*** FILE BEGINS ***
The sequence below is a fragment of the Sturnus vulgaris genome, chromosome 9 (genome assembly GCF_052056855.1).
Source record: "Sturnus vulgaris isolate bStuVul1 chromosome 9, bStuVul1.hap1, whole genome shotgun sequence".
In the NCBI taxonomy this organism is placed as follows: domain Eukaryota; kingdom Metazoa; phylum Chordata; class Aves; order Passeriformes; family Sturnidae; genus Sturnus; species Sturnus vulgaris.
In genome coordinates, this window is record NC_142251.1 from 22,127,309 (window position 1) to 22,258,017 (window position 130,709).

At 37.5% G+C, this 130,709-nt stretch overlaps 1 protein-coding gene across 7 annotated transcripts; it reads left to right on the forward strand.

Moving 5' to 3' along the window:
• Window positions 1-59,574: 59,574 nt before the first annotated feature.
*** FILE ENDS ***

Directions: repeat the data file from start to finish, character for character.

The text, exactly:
The sequence below is a fragment of the Sturnus vulgaris genome, chromosome 9 (genome assembly GCF_052056855.1).
Source record: "Sturnus vulgaris isolate bStuVul1 chromosome 9, bStuVul1.hap1, whole genome shotgun sequence".
In the NCBI taxonomy this organism is placed as follows: domain Eukaryota; kingdom Metazoa; phylum Chordata; class Aves; order Passeriformes; family Sturnidae; genus Sturnus; species Sturnus vulgaris.
In genome coordinates, this window is record NC_142251.1 from 22,127,309 (window position 1) to 22,258,017 (window position 130,709).

At 37.5% G+C, this 130,709-nt stretch overlaps 1 protein-coding gene across 7 annotated transcripts; it reads left to right on the forward strand.

Moving 5' to 3' along the window:
• Window positions 1-59,574: 59,574 nt before the first annotated feature.